UPDATE (Nov 3, 2018) The Maryland-National Parks and Planning Commission just posted a searchable online map showing the extent of the current rights-of-way (ROW) for I-270 and I-495. Currently, the Maryland Department of Transportation (MDOT) is saying it intends to keep any changes to the roads within the existing ROW. You can use the map to see whether properties would be affected - if MDOT sticks to that promise. If you haven't already, please sign our petition calling on Governor Hogan to direct MDOT to reject any proposal which would involve taking homes or property.
One of the most persistent questions that County and City officials, citizen groups and citizens themselves have had about plans to widen I-270 and I-495 has been “just how much wider are we talking about?”
But the State has so far refused to provide any concrete answers, even when directly questioned. As the Maryland Transit Opportunities Coalition (MTOC) highlights, State officials refused to answer questions from the Montgomery County Planning Council during a recent briefing. When MTOC asked for the information under the Maryland Public Information Act the State responded that the non-profit citizen group would have to pony up over $6,000 if they wanted a response. That’s a pretty steep price to pay for information generated with taxpayer dollars that could result in taxpayer homes being torn down.
But State officials have been keen to avoid providing any specifics about how much the roads might need to be widened. Over the course of eleven public meetings and briefings, the State hasn’t once revealed any concrete information about how much wider the highways would need to be in order to accommodate new toll lanes.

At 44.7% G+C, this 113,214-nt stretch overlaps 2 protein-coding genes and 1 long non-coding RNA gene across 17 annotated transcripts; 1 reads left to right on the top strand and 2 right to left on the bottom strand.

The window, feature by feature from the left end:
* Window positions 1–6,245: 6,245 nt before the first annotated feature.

Adding to the confusion created by the State holding back on telling the public how much wider the road would get, we’re now getting conflicting statements about whether the highways even would expand. When he announced the plan nearly a year ago, Governor Hogan explained that “These three massive, unprecedented projects to widen I-495, I-270 and MD 295 will be absolutely transformative…”
But last week, the Washington Post paraphrased Maryland State Highway Administrator Greg Slater as saying that “the state plans to keep any changes within the existing right-of-way.”
I’m no road expert, but it seems like it’d be hard to squeeze four extra lanes into a highway without making it any wider. Hey, if Slater is right, I’ll be thrilled. But until we know for sure, residents need to know who might be affected.
What we do know is that the State’s Managed Lanes study will “ultimately evaluate properties and resources within approximately 300 feet of the existing I-495 and I-270 highway centerline.” Now, that doesn’t mean they are going to pave over everything in that area. But they are studying something, and until the State decides to come forward with concrete information, at least we can get started looking at possible impacts using the 300 feet figure.
To that end, I’ve started producing GIS maps along the highway, highlighting the area the State is studying. I’ve done my best to show the buffer extending 300 feet from the centerline of the highway on each side, and what homes and businesses may be in that area. It’s a lot of mapping, so I’m going in segments. The first set I’m posting show I-270 from south of Gude Road to Falls Road/Maryland Avenue. I’ll post more areas and neighborhoods as I get them mapped.